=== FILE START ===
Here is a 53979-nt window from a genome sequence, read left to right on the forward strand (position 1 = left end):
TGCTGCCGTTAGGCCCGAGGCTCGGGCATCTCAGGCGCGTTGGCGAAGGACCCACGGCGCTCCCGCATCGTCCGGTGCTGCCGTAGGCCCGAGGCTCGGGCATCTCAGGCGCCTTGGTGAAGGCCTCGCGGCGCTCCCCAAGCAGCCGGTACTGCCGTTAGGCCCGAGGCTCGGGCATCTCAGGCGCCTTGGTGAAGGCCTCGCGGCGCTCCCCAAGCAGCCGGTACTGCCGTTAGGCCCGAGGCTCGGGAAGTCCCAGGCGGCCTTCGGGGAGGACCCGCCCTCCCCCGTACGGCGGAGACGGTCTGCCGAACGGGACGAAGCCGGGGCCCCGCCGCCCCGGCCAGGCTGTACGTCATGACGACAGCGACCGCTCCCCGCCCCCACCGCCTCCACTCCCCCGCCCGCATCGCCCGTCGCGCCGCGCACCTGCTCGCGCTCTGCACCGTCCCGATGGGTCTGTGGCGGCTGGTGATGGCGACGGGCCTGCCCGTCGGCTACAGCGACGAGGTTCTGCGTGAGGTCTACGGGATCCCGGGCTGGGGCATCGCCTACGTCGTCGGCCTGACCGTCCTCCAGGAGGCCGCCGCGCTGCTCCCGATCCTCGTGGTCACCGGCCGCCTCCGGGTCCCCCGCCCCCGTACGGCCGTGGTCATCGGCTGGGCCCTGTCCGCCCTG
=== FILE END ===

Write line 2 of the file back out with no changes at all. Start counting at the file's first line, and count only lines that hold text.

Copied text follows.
TGCTGCCGTTAGGCCCGAGGCTCGGGCATCTCAGGCGCGTTGGCGAAGGACCCACGGCGCTCCCGCATCGTCCGGTGCTGCCGTAGGCCCGAGGCTCGGGCATCTCAGGCGCCTTGGTGAAGGCCTCGCGGCGCTCCCCAAGCAGCCGGTACTGCCGTTAGGCCCGAGGCTCGGGCATCTCAGGCGCCTTGGTGAAGGCCTCGCGGCGCTCCCCAAGCAGCCGGTACTGCCGTTAGGCCCGAGGCTCGGGAAGTCCCAGGCGGCCTTCGGGGAGGACCCGCCCTCCCCCGTACGGCGGAGACGGTCTGCCGAACGGGACGAAGCCGGGGCCCCGCCGCCCCGGCCAGGCTGTACGTCATGACGACAGCGACCGCTCCCCGCCCCCACCGCCTCCACTCCCCCGCCCGCATCGCCCGTCGCGCCGCGCACCTGCTCGCGCTCTGCACCGTCCCGATGGGTCTGTGGCGGCTGGTGATGGCGACGGGCCTGCCCGTCGGCTACAGCGACGAGGTTCTGCGTGAGGTCTACGGGATCCCGGGCTGGGGCATCGCCTACGTCGTCGGCCTGACCGTCCTCCAGGAGGCCGCCGCGCTGCTCCCGATCCTCGTGGTCACCGGCCGCCTCCGGGTCCCCCGCCCCCGTACGGCCGTGGTCATCGGCTGGGCCCTGTCCGCCCTG